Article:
5. Captured marbles are removed from the board.
  6. Draw to see who goes first, then take alternating turns.

The game ends when one player captures all of the other player's marbles, or when one player is blocked and cannot move. The game ends in a draw if neither player can capture all of the opponent's marbles.

Now it's time to play a game!
Alquerque game board for marbles

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When and where did the game of Alquerque originate?

Alquerque-type games are war games of the battle variety. These games are among the oldest games and date back to at least 1400 B.C. An alquerque board was cut into a roofing slab of the temple at Al-Qurna in Egypt. The Arabic name for this game is el-quirkat; it is mentioned in a manuscript, Kitab al-Aghani, from the 10th century. The Moors brought the game to Spain, where its name became alquerque. Several versions of the game are mentioned in the Libro de Juegos (Book of Games) from the reign of Alfonso X.

Other battle games...

Awithlaknannai ("Stone Warriors") is played by the Zuni of New Mexico. The board, called stone field by the Zuni, originated in Mexico where it was used in a hunt-type game.

Lau Kata Kati and Dash Guti are two alquerque-type games from India. Alquerque-type battle games are played all over the world on many different board arrangements, but the rules are nearly always the same.

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Before you start:
  • Make a place to work.
  • Read all of the directions.
  • Gather everything you need to do the project.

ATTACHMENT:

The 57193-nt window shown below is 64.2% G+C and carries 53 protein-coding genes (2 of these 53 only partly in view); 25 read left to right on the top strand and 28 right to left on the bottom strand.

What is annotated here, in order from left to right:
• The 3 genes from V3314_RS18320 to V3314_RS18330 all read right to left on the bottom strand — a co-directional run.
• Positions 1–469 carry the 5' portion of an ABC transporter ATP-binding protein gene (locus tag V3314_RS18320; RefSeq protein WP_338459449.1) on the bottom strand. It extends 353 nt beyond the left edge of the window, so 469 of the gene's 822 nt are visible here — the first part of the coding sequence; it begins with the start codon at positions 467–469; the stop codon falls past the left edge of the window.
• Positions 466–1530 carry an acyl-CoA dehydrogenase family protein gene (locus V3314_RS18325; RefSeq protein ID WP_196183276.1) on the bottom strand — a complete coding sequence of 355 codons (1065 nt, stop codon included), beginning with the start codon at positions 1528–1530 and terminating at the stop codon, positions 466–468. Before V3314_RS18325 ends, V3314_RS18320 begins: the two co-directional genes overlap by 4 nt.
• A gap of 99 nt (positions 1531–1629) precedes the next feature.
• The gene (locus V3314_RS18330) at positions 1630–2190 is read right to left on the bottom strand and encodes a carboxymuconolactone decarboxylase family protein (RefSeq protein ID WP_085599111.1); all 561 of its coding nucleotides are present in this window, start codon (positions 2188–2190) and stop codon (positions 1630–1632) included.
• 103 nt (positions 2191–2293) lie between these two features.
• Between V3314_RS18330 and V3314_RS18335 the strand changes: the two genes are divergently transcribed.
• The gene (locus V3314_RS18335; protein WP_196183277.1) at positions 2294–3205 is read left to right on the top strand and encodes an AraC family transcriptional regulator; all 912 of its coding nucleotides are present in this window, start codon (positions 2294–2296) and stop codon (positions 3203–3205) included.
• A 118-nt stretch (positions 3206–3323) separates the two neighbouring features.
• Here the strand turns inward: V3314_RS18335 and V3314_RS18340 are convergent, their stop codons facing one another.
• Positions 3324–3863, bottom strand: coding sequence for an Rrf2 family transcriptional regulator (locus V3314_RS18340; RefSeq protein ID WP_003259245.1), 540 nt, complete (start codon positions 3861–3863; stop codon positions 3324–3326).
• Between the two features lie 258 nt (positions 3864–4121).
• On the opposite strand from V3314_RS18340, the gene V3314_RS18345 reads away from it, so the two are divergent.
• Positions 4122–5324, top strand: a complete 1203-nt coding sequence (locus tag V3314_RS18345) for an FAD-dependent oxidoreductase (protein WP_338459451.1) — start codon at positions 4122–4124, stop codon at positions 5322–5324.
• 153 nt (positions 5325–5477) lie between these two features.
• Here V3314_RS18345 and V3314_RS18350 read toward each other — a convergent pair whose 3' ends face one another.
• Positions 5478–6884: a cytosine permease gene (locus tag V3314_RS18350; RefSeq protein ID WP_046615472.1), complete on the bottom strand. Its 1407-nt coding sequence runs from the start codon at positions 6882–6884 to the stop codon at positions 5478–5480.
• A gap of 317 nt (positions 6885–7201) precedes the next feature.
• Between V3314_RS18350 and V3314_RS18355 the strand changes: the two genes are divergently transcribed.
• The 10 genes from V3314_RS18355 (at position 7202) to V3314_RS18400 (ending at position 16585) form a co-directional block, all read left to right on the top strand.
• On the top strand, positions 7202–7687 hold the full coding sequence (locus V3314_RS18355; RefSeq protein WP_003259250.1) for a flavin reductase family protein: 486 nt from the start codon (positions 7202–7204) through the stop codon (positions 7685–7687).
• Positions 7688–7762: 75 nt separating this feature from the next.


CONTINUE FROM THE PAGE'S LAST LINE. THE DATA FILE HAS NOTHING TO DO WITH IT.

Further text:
• Think about the project. Imagine how it will look and what you will do with it.

Are you ready?
Okay, get started!!!

ePaper Extra

Alquerque game board decorated with paper ribbon

Tip: Use Arabic Floral Paper Ribbon to decorate an Alquerque game board. Download and print Aunt Annie's Blue-green Arabic Floral Ribbon ePaper and Red-orange Arabic Floral Ribbon ePaper for paper ribbons that coordinate with the colored Alquerque game board patterns.

You can also use the coordinating ePapers, Blue-green Arabic Floral Pattern and Red-orange Arabic Floral Pattern, on the backs of the game boards.

Arabic Floral Pattern ePaper, blue-green


Arabic Floral Pattern ePaper, red-orange


Simple Alquerque game board with paper ribbon

Tip: Glue strips of Arabic Floral Paper Ribbon to the sides of a solid color Alquerque game board. The ribbon downloads come in two colors.

Simple Alquerque game board

Tip: Make a simple "print, cut and play" game board by following the instructions in the English Board Solitaire craft project.

Alquerque game board made with colored paper and cardstock

Tip: Print the black & white patterns on colored paper and coordinating colored cardstock. The game board can then be mounted on a thick piece of colored cardboard.